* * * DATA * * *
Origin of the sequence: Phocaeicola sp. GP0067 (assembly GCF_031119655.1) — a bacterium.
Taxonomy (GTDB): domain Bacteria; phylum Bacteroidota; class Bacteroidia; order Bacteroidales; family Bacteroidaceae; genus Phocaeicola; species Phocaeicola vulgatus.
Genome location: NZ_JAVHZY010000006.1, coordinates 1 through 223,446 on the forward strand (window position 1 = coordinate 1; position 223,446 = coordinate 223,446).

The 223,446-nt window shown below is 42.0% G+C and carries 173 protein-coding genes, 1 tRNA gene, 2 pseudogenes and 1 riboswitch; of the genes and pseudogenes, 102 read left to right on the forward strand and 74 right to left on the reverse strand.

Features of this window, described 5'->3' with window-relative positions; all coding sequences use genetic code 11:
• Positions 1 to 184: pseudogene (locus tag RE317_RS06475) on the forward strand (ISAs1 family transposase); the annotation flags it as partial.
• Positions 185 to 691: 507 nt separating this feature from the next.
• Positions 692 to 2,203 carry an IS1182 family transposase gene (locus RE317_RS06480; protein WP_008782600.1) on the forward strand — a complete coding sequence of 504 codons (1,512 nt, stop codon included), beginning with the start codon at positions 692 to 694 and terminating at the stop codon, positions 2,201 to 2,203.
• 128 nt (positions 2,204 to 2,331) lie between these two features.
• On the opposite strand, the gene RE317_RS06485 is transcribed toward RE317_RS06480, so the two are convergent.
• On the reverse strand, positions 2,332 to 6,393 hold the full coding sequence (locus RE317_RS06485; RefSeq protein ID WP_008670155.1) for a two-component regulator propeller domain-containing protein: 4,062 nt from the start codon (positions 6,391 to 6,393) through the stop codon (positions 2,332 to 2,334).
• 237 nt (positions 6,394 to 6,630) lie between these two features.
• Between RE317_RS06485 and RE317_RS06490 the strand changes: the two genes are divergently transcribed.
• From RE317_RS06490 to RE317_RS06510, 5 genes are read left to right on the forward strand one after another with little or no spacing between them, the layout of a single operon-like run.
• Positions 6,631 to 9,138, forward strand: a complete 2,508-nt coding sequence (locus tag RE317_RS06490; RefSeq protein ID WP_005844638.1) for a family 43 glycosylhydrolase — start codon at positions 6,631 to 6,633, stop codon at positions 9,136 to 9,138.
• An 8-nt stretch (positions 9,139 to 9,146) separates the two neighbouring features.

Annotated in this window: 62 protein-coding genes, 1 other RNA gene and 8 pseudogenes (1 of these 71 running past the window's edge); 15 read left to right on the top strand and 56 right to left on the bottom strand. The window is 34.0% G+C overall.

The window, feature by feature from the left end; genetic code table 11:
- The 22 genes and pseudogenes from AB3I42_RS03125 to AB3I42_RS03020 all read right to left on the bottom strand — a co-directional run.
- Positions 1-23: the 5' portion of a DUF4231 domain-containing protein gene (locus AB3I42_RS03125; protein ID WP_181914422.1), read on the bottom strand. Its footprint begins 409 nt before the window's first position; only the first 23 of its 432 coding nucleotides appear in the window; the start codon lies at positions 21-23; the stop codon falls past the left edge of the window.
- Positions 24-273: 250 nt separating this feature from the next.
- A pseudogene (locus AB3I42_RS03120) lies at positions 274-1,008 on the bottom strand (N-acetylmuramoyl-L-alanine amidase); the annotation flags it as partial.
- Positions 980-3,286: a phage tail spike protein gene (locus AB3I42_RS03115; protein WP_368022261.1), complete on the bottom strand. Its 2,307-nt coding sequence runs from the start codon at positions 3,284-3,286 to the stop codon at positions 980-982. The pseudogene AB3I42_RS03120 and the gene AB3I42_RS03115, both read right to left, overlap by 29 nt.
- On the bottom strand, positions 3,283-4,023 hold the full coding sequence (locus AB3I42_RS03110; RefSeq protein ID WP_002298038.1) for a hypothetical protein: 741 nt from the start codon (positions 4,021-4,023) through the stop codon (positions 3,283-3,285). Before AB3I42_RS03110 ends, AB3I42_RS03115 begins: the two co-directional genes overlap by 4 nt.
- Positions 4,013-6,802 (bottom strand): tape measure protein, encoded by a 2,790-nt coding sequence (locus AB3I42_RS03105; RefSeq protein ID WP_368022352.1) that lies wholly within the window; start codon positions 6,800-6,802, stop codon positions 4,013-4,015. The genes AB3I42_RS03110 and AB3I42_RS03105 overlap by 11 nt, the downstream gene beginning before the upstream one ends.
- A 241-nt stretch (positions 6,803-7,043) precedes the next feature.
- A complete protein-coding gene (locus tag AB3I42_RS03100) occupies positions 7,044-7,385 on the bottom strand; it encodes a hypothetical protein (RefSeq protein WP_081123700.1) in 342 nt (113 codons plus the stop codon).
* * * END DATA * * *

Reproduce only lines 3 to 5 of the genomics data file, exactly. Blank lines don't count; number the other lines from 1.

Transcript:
Genome location: NZ_JAVHZY010000006.1, coordinates 1 through 223,446 on the forward strand (window position 1 = coordinate 1; position 223,446 = coordinate 223,446).

The 223,446-nt window shown below is 42.0% G+C and carries 173 protein-coding genes, 1 tRNA gene, 2 pseudogenes and 1 riboswitch; of the genes and pseudogenes, 102 read left to right on the forward strand and 74 right to left on the reverse strand.

Features of this window, described 5'->3' with window-relative positions; all coding sequences use genetic code 11: